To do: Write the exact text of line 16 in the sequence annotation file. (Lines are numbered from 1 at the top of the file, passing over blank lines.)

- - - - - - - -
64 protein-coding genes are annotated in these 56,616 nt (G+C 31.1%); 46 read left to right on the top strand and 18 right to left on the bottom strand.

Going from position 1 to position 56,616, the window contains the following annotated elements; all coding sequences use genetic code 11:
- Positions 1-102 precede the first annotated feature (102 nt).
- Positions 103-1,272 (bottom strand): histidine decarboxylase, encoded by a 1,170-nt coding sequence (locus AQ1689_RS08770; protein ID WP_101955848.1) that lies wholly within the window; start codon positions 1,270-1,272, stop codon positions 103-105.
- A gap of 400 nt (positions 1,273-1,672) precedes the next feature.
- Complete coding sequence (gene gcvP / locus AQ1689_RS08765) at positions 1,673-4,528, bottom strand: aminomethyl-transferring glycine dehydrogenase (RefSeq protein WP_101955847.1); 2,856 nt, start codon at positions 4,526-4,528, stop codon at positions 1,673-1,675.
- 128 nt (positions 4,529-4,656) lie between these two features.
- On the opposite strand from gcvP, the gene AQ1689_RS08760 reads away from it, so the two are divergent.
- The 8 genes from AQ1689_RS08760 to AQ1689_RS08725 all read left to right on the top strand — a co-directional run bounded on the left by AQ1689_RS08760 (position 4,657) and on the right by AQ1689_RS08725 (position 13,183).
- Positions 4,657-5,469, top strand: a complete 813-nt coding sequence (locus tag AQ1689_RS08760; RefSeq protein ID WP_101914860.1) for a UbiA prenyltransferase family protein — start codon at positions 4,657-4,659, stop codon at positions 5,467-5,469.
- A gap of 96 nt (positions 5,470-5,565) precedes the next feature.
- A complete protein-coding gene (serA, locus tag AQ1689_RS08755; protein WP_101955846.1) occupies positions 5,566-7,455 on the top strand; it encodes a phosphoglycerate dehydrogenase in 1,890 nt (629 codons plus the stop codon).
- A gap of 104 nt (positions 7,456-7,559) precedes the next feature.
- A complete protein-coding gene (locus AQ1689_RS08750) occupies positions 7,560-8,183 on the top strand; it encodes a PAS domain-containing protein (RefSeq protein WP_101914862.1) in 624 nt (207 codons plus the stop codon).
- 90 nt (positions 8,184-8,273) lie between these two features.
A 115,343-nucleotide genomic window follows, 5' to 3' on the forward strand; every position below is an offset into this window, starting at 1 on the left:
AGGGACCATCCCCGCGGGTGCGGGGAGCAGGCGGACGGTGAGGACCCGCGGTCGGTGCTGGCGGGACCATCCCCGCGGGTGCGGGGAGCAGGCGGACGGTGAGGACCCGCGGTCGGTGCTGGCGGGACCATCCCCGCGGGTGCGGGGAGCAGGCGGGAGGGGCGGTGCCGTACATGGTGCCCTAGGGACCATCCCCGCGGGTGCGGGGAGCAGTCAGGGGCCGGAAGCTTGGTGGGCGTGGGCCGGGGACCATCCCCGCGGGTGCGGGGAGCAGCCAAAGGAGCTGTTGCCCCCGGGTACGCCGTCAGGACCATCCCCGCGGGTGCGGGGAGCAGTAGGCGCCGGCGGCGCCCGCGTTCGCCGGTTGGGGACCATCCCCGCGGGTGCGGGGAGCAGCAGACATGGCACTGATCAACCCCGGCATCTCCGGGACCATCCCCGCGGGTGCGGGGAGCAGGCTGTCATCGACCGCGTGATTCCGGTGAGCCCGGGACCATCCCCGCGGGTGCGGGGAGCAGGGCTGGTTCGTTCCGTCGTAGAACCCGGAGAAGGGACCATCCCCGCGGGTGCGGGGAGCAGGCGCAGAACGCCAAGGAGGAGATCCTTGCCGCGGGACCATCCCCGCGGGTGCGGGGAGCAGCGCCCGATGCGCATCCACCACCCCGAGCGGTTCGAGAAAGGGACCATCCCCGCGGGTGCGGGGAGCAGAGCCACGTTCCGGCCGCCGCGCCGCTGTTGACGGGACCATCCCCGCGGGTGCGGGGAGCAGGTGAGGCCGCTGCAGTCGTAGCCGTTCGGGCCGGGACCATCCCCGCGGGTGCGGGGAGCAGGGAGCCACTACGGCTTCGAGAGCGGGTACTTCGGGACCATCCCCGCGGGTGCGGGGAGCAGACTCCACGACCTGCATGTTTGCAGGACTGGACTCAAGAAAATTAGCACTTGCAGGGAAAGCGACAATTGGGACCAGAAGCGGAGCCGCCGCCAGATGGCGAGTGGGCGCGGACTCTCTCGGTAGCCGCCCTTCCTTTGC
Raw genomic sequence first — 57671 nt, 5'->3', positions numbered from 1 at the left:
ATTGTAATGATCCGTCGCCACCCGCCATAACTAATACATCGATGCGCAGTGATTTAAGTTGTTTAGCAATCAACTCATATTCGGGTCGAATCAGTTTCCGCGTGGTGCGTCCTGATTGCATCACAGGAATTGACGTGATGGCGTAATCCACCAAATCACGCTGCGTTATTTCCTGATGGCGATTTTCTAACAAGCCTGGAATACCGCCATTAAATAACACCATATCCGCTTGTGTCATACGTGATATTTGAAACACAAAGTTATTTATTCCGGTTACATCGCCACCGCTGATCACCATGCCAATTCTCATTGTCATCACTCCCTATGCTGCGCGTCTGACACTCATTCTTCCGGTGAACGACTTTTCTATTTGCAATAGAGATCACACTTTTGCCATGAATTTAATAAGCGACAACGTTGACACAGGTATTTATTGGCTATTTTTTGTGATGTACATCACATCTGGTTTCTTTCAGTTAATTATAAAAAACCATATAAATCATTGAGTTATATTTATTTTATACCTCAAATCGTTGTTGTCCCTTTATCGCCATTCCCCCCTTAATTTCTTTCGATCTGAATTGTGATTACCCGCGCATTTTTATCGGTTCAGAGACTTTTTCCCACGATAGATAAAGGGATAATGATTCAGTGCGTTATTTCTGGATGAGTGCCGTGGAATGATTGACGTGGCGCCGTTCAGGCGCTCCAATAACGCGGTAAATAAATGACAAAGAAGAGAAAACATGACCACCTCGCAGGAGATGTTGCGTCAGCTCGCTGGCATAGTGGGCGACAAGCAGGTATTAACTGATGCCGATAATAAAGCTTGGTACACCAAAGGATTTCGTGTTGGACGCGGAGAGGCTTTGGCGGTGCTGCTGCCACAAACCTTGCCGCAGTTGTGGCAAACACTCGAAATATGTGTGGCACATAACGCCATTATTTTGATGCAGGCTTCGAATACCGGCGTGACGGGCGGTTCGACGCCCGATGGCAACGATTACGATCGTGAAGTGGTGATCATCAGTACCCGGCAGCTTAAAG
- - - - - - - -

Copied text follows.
A 115,343-nucleotide genomic window follows, 5' to 3' on the forward strand; every position below is an offset into this window, starting at 1 on the left: